To achieve this goal, the CIA recruited a disgruntled ex-Arbenz military officer named Carlos Castillo Armas. Armas rallied anti-government sentiment and pieced together an army of a few hundred men, supplied and supported with U.S. equipment and intelligence.
On June 18, 1954, Armas and his men attacked with the help of logistical support from the U.S. The CIA began by launching a propaganda campaign, warning the Guatemalan public and Arbenz that a major invasion was underway, setting up a clandestine radio station that jammed Guatemalan signals and flooded the airwaves with greatly exaggerated messages.
“It is not true that the waters of Lake Atitlan have been poisoned,” blared one message. “At our command post here in the jungle, we are unable to confirm or deny the report that Castillo Armas has an army of 5,000 men.”
Skilled American pilots were hired to bomb fortresses and other strategic points in Guatemala City. As bogus transmissions filled the airwaves, the CIA used spies within the Guatemalan military and government to actively undermine President Arbenz’s authority, demoralize his supporters, and block efforts to defeat Armas.
The CIA’s psychological warfare succeeded. Panic overtook the capital and Arbenz’s supporters began losing the faith. And when he attempted to raise his own militia, only a few hundred civilians showed up.
On June 27, 1954, just nine days later, Arbenz resigned. He sought asylum at the Mexican embassy and later fled the country.
The Miserable Aftermath Of Operation PBSuccess
While many American authorities were pleased with the CIA’s coup, other countries didn’t hesitate to make their disgust clear.
When Allen Dulles described the coup as a victory of “democracy” over Communism, a British official likened his statement to “Hitler speaking about Austria.” Newspapers around the world condemned the Guatemalan coup, calling it “economic colonialism.”
Meanwhile, calling the coup in Guatemala a victory for democracy proved to be a stretch. Armas promptly arrested several thousand opposition leaders, branded them as Communists, and actually repealed the democratic constitution of 1945. Progressive reforms such as labor unions were dismantled, and, of course, United Fruit was welcomed back in.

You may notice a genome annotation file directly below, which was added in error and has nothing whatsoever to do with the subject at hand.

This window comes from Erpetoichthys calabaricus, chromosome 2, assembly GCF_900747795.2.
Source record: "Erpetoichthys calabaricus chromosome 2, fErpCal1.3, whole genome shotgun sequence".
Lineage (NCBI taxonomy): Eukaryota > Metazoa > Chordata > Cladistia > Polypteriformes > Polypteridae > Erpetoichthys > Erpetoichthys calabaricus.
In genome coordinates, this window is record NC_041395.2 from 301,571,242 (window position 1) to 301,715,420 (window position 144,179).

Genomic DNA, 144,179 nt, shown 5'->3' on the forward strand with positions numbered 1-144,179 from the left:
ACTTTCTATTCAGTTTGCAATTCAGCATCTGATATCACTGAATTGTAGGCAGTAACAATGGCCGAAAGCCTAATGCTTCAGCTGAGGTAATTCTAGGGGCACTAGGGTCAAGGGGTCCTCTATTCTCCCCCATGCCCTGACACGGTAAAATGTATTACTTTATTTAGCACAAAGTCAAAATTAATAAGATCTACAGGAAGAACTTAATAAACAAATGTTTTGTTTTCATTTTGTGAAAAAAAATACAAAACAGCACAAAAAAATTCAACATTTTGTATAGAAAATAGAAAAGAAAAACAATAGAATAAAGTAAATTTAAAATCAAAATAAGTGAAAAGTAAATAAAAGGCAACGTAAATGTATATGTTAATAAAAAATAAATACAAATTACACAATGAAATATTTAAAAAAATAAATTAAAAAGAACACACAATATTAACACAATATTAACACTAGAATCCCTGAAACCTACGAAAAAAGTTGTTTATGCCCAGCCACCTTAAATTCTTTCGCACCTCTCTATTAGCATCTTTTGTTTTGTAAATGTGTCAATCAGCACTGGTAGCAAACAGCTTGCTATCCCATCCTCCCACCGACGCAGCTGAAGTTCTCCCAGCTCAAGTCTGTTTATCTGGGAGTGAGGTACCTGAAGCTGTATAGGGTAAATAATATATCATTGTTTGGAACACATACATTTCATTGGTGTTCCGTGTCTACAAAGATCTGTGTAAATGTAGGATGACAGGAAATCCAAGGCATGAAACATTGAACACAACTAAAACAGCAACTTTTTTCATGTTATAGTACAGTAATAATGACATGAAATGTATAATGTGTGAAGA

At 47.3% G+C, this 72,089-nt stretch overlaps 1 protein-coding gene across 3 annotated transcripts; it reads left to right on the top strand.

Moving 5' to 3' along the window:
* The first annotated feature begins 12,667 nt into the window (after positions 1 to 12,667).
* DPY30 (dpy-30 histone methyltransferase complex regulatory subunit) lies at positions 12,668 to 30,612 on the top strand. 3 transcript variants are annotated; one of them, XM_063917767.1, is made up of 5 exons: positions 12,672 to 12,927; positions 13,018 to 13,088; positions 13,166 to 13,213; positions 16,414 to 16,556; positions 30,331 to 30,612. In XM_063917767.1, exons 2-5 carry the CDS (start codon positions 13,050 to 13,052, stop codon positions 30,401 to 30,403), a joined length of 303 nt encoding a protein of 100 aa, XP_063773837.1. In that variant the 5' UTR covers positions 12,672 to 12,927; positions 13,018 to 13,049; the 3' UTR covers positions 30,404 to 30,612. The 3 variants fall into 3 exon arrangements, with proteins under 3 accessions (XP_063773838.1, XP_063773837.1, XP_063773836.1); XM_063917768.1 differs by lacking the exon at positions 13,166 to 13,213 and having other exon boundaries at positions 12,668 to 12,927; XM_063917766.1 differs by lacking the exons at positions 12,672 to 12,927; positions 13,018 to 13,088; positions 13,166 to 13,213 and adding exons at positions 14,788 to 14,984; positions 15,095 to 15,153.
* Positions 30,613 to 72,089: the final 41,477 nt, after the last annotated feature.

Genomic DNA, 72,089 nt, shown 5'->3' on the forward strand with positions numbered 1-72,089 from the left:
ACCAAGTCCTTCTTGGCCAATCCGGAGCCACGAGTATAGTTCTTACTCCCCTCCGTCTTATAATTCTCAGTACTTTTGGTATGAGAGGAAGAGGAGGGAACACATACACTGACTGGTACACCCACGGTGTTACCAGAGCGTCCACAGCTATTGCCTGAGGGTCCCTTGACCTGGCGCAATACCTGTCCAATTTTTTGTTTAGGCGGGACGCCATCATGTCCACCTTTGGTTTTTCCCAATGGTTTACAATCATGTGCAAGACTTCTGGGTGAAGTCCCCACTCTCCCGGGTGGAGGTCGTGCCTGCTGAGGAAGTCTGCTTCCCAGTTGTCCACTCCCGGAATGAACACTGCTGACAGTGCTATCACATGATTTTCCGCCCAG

This new regime had profound implications for Guatemala over the next 30 years. From 1960 to 1996, a civil war swept the country. Leftist rebels with a large degree of popular support fought against government forces supplied with American weapons. The largest of these rebel groups was the “Guerrilla Army Of The Poor,” a force of insurgents that included as many as 270,000 members at one point, mostly ethnically Mayan people.
In an attempt to wipe out the opposition, the regime began a “scorched earth” policy against its opponents, systematically jailing and exterminating ethnic Mayans. A UN-sponsored Commission for Historical Clarification in 1999 concluded that the U.S. training of the officer corps in counterinsurgency techniques “had a significant bearing on human rights violations during the armed confrontation.”
Today, this period of ethnic cleansing is known as the “Guatemalan Genocide” or “Silent Holocaust” in which some 200,000 people were killed, mostly Indigenous Mayans.
Documents relating to Operation PBSuccess were hidden for decades but have been declassified in recent years. In the process, the United States’ long and unsavory history of intervention in developing countries has become increasingly clear.
While Guatemala’s civil war ended with a peace accord between the government and the guerilla fighters, the country is still struggling to come to terms with the effects of that brutal era — particularly the hundreds of thousands of Indigenous lives that were lost.
And as for United Fruit, the corporation rebranded in 1984 as Chiquita Brands International. The company still sells bananas all over the world — and it remains the leading distributor of bananas in the United States.
After learning about Operation PBSuccess in Guatemala, read about King Leopold’s brutal reign over the Belgian Congo. Then, discover more about Simon Bolívar, the “Great Liberator” of South America.